“We got no food, no jobs… our PETS’ HEADS ARE FALLING OFF!”
Justin’s rating: It’s the reason I became a vet
Justin’s review: When people are able to point at you to identify your films as the origin of countless copycats, then you’ve got genuine boasting rights, no matter how small the genre spin-off you‘ve created. Call it the “Die Hard Syndrome,” where every subsequent like-minded movie is invariably compared back to the granddaddy of them all.
The Farrelly brothers (Peter and Bobby) have been called many things, usually in all-capital letters ranging from gushing praise to damning shame, but no one can take away the fact that since There’s Something About Mary, pretty much every gross-out-slash-stupid-comedy of the past decade has tried to copycat their success. And usually to much failure, The Sweetest Thing et. all. The problem with the imitators is that they’ve only latched on to the “gross” part of the Farrelly brothers’ formula, and neglected what offsets the gross to make it work. Since their beginning with Dumb and Dumber, you can identify the Farrelly brother’s trademarks as:
- The “I can’t believe they did that / said that” outrageous and puerile scene,
- The “So stupid, it sneaks past your defenses and makes you laugh” bits, and
- The sweet, charming center of likable characters.
Most of their imitators don’t notice or care about that last part, and then act befuddled when they’ve driven away their audience with the latest bodily fluid gag gone wrong joke. See, the Farrelly brothers know that once the audience genuinely cares for the main characters and believe the characters have a good, sincere hearts, the audience will forgive about anything gross or dumb they do and be in a better position to laugh about it. Yet while even the Farrelly brothers haven’t perfected this formula (Kingpin and Me, Myself and Irene were unbalanced and became more offensive than likable), the films in which they’ve gotten it to work end up being some of the best envelope-pushing comedies in my personal collection.
A lot of people hate Dumb and Dumber. And when I say “hate”, I mean to the point where if they merely suspect that you’ve seen and liked this movie, they’re quite willing to cast all morality to the wind and put you on a barbeque spit after a hearty tar-and-feathering. That’s okay. I have plenty of ribs to go around for the whole class. Would you like BBQ sauce with that?
The tale of Lloyd (Jim Carrey) and Harry (Jeff Daniels) is one you’ll be passing on to your children, and they to their offspring, and so on, and so forth, to the end of all time. As the two most stupid, thick-headed lunks in Rhode Island, these pals get caught up in returning an abandoned briefcase to a snow bunny (Lauren Holly) in Colorado. Of course, that means a ROAD TRIP, and what would a road trip be without a dog-themed van, emergency whizzing in a beer bottle, and accidentally killing hit men trying to kill them? It would be my last summer vacation, alas — bland and uneventful.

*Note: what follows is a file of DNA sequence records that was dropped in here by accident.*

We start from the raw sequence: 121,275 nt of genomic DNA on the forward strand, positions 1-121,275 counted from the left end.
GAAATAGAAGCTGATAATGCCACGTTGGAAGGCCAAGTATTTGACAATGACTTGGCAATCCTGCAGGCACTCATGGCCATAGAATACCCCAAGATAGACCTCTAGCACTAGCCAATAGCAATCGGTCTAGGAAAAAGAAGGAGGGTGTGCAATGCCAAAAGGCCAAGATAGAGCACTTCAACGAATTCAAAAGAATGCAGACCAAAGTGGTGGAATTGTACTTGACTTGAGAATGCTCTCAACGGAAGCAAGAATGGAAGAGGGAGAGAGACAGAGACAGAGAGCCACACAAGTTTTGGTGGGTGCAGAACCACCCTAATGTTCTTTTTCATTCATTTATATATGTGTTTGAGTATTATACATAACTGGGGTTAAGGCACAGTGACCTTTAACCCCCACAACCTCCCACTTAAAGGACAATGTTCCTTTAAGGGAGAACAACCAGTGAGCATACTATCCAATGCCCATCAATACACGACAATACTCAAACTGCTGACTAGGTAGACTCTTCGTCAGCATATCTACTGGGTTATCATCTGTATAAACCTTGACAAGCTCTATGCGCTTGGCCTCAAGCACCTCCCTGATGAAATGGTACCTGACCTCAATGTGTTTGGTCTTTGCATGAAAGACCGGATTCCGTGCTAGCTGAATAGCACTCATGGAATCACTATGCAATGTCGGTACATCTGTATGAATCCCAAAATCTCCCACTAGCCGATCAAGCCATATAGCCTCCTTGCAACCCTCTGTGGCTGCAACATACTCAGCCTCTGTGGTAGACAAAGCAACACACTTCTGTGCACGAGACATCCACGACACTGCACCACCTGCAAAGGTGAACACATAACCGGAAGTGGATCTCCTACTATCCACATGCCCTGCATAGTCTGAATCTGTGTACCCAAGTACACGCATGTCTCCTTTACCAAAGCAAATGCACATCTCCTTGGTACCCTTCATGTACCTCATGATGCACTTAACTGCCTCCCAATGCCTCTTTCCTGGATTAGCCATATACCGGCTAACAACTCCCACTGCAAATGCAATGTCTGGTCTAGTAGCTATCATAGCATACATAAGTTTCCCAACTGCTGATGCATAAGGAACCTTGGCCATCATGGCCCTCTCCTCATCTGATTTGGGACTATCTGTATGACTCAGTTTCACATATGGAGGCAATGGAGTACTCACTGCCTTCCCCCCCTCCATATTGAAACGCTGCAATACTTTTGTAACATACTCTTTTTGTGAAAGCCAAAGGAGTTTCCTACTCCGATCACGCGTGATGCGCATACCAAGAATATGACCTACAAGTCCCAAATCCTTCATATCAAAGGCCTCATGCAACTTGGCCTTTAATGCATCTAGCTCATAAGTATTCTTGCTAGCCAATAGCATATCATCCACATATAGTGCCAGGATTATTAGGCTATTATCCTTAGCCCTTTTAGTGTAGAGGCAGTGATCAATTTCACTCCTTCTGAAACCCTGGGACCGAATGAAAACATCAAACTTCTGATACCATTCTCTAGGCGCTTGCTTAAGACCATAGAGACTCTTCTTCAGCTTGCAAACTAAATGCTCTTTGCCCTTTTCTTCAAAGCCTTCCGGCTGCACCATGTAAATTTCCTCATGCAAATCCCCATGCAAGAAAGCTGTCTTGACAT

The question this film brings to your table is, how dumb can these two get? You’d be surprised. It gets so bad and out there that one might be tempted to claim that there is not a single human alive with such reduced mental capacity who hasn’t drowned in an inch of water yet. Then again, if you’re honest, you probably know worse. Anyway, it’s best to watch with a smile and constant rolling eyes how Lloyd and Harry get in and out of various situations.
As it was the Farrelly brothers’ starter film, Dumb and Dumber doesn’t nearly have the heart or balance that There’s Something About Mary achieved — it’s almost too annoying at times, and the best jokes are at the beginning and end, leaving the middle a crème-less center. Yet the funniest scenes, such as Lloyd accidentally shooting a snow owl in the head with a cork or Harry taking a light-hearted snowball fight with a girl a tad too intensely, had me howling in laughter when I first saw them, and even now I was surprised when I found myself giggling (manly, MANLY giggles, perhaps along the lines of “chuckling” or “guffawing”) to scenes I thought I had long since overwatched.
Hey, it’s dumb. At least you can’t accuse it of false advertising.
- When they refuel the Dog Van, they have to lift up the hind leg to access the gas tank
- The opening credits are horribly misspelled
- The waitress at the restaurant is reading “Of Course You’re Angry: A Family Guide To Dealing With The Emotions of Chemical Dependence”
- How to do Number One in the car
- Everyone thinks lighting farts is hilarious
- Lloyd is a pervert in his fantasies
- What a kiss!
- The hotel that Lloyd and Harry stay at when they get the money is the Stanley Hotel in Estes Park, Colorado.
- Jim Carrey takes out his cap for his chipped tooth for the movie.